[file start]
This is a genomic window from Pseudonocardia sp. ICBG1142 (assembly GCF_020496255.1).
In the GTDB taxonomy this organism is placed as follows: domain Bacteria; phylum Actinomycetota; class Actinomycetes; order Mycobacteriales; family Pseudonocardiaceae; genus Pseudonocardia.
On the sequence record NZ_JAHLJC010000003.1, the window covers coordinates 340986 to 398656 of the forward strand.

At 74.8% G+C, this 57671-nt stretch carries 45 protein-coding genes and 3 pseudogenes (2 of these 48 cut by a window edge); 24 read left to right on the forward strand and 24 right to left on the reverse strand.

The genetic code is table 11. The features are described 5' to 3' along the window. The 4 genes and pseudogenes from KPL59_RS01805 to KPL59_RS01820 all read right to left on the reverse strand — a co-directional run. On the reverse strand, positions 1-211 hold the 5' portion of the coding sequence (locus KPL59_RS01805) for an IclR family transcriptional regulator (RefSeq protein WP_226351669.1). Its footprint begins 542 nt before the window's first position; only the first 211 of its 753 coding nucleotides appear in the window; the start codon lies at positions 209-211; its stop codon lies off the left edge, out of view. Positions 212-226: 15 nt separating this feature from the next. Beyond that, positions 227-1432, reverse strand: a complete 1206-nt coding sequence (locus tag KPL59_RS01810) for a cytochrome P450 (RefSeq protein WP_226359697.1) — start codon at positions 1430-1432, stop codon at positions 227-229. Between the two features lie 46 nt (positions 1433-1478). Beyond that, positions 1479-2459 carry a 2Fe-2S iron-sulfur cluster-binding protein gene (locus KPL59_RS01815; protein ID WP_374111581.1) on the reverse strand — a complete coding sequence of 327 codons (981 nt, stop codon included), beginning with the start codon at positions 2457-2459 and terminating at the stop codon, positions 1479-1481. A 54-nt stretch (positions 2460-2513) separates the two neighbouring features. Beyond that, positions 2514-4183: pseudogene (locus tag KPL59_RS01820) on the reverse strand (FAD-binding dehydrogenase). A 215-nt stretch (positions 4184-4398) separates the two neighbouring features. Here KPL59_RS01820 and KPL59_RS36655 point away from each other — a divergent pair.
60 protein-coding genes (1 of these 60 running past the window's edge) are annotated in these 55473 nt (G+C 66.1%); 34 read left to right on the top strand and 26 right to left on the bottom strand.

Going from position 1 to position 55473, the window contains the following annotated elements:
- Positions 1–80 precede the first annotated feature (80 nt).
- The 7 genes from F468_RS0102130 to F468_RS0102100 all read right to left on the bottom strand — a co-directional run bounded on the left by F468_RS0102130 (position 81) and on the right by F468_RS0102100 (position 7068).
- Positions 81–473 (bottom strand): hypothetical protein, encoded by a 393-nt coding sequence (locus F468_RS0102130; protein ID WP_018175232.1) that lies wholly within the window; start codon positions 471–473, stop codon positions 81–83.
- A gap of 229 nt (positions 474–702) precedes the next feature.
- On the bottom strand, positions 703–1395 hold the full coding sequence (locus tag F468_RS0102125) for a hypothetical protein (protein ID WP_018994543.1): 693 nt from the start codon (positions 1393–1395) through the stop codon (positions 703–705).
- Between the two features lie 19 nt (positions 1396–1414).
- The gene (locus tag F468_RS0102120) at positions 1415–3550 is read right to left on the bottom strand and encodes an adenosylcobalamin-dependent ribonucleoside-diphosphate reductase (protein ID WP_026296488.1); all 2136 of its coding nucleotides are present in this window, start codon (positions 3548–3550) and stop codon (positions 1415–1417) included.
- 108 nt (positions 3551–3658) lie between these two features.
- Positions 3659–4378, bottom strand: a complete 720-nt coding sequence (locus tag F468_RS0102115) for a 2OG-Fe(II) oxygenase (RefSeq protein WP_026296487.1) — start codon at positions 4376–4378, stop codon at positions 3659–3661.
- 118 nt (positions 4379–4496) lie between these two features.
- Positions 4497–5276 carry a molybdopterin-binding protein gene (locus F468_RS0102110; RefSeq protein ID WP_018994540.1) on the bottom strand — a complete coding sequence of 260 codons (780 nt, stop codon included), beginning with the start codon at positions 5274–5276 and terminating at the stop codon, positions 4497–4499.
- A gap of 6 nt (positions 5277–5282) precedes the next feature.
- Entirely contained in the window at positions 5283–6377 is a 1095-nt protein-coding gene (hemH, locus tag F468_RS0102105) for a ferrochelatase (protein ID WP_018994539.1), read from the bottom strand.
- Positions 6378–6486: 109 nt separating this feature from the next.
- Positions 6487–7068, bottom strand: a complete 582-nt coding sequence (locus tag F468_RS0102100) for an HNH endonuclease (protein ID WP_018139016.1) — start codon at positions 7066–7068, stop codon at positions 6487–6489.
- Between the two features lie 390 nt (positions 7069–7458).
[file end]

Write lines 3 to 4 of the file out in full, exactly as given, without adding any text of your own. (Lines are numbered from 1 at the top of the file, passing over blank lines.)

On the sequence record NZ_JAHLJC010000003.1, the window covers coordinates 340986 to 398656 of the forward strand.

At 74.8% G+C, this 57671-nt stretch carries 45 protein-coding genes and 3 pseudogenes (2 of these 48 cut by a window edge); 24 read left to right on the forward strand and 24 right to left on the reverse strand.